Consumer finance is a highly regulated industry. That’s an understatement to you if you are a reader of this blog. The vast number of federal laws, rules, and regulations that affect the consumer finance industry provides me with an almost endless supply of topics. And, then, of course, there are all of the state laws and regulations that I seldom touch on here.
So, what about record keeping? Well, generally speaking, the record keeping requirements are set forth in state law. However, there are several federal statutes and regulations that set forth specific record retention requirements. Here are some:
- Under Regulation Z of the federal Truth-In-Lending Act, section 1026.25 states the general rule that evidence of compliance with the disclosure requirements is two years. But, evidence of compliance relating to loans secured by real property must be maintained for three years; and certain documents related to disclosures actually must be maintained for five years after consummation.
- Under Regulation B of the federal Equal Credit Opportunity Act, section 1002.12, as a general rule, applications should be preserved for 25 months.
- Under Regulation V of the federal Fair Credit Reporting Act, there is no specific record retention requirement. Rather, creditors must maintain records long enough to substantiate the accuracy of any information about consumers it furnishes to CRAs.
- RESPA’s Regulation X requires that the HUD-1 and HUD-1As be retained for five years following closing.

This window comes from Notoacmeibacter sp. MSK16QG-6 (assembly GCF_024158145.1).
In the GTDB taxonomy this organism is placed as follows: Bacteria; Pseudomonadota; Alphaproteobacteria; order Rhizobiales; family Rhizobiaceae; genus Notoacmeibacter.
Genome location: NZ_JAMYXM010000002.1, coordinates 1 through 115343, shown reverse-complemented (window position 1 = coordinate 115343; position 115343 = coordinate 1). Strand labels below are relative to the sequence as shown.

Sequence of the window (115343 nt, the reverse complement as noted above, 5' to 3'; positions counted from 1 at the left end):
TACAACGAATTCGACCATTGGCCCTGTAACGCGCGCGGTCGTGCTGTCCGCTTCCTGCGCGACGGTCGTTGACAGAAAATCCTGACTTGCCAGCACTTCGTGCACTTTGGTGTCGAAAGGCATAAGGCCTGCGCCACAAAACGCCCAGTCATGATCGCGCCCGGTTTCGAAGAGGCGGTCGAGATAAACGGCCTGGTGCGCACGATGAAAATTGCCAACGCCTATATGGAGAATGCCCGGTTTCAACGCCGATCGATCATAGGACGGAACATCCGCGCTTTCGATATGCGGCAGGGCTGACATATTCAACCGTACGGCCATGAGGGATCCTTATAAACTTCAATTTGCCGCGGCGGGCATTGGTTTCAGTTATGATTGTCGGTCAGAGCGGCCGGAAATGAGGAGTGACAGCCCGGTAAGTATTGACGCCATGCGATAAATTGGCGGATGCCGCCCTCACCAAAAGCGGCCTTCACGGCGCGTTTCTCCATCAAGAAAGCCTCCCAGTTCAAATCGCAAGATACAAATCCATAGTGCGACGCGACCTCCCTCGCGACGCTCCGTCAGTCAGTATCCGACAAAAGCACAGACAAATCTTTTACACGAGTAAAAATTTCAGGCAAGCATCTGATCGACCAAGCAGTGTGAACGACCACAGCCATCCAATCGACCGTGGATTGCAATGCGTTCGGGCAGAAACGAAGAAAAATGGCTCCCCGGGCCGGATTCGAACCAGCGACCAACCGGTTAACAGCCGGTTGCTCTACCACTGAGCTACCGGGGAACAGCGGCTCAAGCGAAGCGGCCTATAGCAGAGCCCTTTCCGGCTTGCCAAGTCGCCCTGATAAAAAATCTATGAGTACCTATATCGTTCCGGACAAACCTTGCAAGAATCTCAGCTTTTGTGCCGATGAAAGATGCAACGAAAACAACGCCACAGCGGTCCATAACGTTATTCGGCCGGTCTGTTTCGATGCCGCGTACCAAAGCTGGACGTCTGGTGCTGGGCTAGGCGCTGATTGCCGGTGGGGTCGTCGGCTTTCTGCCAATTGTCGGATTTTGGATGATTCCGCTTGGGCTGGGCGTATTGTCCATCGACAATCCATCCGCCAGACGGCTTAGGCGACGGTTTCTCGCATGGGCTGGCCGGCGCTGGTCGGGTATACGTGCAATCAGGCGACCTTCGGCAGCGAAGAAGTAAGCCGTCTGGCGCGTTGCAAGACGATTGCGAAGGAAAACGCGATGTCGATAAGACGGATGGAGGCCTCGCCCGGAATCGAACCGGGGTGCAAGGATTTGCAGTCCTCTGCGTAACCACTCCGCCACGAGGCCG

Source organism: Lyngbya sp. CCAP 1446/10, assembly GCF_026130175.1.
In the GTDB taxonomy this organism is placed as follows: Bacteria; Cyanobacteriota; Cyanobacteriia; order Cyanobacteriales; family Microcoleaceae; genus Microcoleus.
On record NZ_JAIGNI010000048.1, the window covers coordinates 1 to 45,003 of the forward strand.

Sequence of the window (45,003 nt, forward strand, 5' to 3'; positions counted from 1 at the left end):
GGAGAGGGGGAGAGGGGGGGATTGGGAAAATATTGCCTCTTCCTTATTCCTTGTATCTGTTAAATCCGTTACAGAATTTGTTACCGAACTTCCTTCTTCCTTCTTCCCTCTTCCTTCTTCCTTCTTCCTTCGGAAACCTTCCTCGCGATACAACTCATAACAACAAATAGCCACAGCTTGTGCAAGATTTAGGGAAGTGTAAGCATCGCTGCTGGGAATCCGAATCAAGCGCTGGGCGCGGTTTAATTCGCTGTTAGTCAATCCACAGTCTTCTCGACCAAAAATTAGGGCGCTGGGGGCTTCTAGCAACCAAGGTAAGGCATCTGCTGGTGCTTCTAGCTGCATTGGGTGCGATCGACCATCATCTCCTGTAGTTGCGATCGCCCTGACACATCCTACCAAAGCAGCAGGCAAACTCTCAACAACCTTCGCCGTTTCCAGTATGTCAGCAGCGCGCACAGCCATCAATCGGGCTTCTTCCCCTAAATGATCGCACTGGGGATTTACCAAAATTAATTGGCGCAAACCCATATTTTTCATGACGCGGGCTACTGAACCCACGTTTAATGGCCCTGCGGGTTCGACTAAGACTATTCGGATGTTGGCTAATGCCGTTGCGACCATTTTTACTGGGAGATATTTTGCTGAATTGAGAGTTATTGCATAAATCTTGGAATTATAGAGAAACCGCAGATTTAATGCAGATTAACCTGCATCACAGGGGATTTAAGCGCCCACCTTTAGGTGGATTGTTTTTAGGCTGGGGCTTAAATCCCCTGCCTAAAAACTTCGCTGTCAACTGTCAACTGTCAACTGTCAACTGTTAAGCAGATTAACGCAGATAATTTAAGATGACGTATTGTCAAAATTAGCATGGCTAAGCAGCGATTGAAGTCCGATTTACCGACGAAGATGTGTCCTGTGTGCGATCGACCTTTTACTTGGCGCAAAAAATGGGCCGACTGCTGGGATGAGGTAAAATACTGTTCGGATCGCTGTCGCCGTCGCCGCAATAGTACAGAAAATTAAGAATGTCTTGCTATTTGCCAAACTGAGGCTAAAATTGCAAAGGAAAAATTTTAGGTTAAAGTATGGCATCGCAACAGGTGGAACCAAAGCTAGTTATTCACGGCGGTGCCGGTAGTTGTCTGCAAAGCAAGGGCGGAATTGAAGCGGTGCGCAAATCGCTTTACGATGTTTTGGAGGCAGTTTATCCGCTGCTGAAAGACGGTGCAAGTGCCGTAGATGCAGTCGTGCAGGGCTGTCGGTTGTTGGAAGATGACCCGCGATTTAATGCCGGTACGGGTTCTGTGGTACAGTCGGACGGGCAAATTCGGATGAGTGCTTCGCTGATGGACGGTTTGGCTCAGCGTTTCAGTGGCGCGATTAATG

- And, the Fair Credit Reporting Act requires that the criteria used to make prescreening offers be retained for three years.
Of course, there is a yin and a yang to record keeping—as there is to many matters in life according to the ancient Chinese religion and philosophy of Taoism. On the one hand, it is often said that it is not the records you have destroyed (pursuant to a published records destruction policy) that gets you into trouble. Rather it is the records that you have indiscriminately kept that causes problems.
Practice Pointer #1: Be certain that you follow the record keeping requirements of both federal law and the laws of the states in which you operate. Failure to do so can get you into hot water with regulators.
Practice Pointer #2: But, don’t maintain records longer than required!
Please note: This is the seventy-eighth blog in a series of Back to Basics blogs, in which relevant and resourceful information can be easily accessed by clicking here.